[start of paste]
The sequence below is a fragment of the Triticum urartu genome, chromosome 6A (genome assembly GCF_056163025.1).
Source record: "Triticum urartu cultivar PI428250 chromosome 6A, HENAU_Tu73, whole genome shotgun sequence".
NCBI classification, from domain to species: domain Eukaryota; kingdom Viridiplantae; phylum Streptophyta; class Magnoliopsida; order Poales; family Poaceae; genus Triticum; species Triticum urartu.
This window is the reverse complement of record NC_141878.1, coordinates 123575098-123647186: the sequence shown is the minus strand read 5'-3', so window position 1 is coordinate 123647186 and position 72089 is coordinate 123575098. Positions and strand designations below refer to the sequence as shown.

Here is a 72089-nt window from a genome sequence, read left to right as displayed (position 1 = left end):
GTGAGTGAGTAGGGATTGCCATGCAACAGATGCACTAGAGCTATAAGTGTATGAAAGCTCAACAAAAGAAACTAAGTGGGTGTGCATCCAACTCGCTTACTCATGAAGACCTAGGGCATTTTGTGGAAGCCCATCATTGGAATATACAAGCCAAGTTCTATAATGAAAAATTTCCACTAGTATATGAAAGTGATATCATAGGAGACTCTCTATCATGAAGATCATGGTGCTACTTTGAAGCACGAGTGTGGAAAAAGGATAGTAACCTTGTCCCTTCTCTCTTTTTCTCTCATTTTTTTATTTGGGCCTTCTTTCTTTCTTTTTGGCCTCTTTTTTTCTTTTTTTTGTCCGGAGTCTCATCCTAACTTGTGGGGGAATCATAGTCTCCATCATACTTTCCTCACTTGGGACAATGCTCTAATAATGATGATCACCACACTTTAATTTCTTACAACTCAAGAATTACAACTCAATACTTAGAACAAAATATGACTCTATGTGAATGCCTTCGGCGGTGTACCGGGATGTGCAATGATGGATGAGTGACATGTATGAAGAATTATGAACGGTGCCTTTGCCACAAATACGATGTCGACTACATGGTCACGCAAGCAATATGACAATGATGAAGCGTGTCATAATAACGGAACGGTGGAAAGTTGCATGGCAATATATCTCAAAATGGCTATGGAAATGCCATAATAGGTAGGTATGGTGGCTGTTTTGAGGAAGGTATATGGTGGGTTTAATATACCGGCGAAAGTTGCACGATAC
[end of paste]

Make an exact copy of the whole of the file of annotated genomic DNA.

The sequence below is a fragment of the Triticum urartu genome, chromosome 6A (genome assembly GCF_056163025.1).
Source record: "Triticum urartu cultivar PI428250 chromosome 6A, HENAU_Tu73, whole genome shotgun sequence".
NCBI classification, from domain to species: domain Eukaryota; kingdom Viridiplantae; phylum Streptophyta; class Magnoliopsida; order Poales; family Poaceae; genus Triticum; species Triticum urartu.
This window is the reverse complement of record NC_141878.1, coordinates 123575098-123647186: the sequence shown is the minus strand read 5'-3', so window position 1 is coordinate 123647186 and position 72089 is coordinate 123575098. Positions and strand designations below refer to the sequence as shown.

Here is a 72089-nt window from a genome sequence, read left to right as displayed (position 1 = left end):
GTGAGTGAGTAGGGATTGCCATGCAACAGATGCACTAGAGCTATAAGTGTATGAAAGCTCAACAAAAGAAACTAAGTGGGTGTGCATCCAACTCGCTTACTCATGAAGACCTAGGGCATTTTGTGGAAGCCCATCATTGGAATATACAAGCCAAGTTCTATAATGAAAAATTTCCACTAGTATATGAAAGTGATATCATAGGAGACTCTCTATCATGAAGATCATGGTGCTACTTTGAAGCACGAGTGTGGAAAAAGGATAGTAACCTTGTCCCTTCTCTCTTTTTCTCTCATTTTTTTATTTGGGCCTTCTTTCTTTCTTTTTGGCCTCTTTTTTTCTTTTTTTTGTCCGGAGTCTCATCCTAACTTGTGGGGGAATCATAGTCTCCATCATACTTTCCTCACTTGGGACAATGCTCTAATAATGATGATCACCACACTTTAATTTCTTACAACTCAAGAATTACAACTCAATACTTAGAACAAAATATGACTCTATGTGAATGCCTTCGGCGGTGTACCGGGATGTGCAATGATGGATGAGTGACATGTATGAAGAATTATGAACGGTGCCTTTGCCACAAATACGATGTCGACTACATGGTCACGCAAGCAATATGACAATGATGAAGCGTGTCATAATAACGGAACGGTGGAAAGTTGCATGGCAATATATCTCAAAATGGCTATGGAAATGCCATAATAGGTAGGTATGGTGGCTGTTTTGAGGAAGGTATATGGTGGGTTTAATATACCGGCGAAAGTTGCACGATAC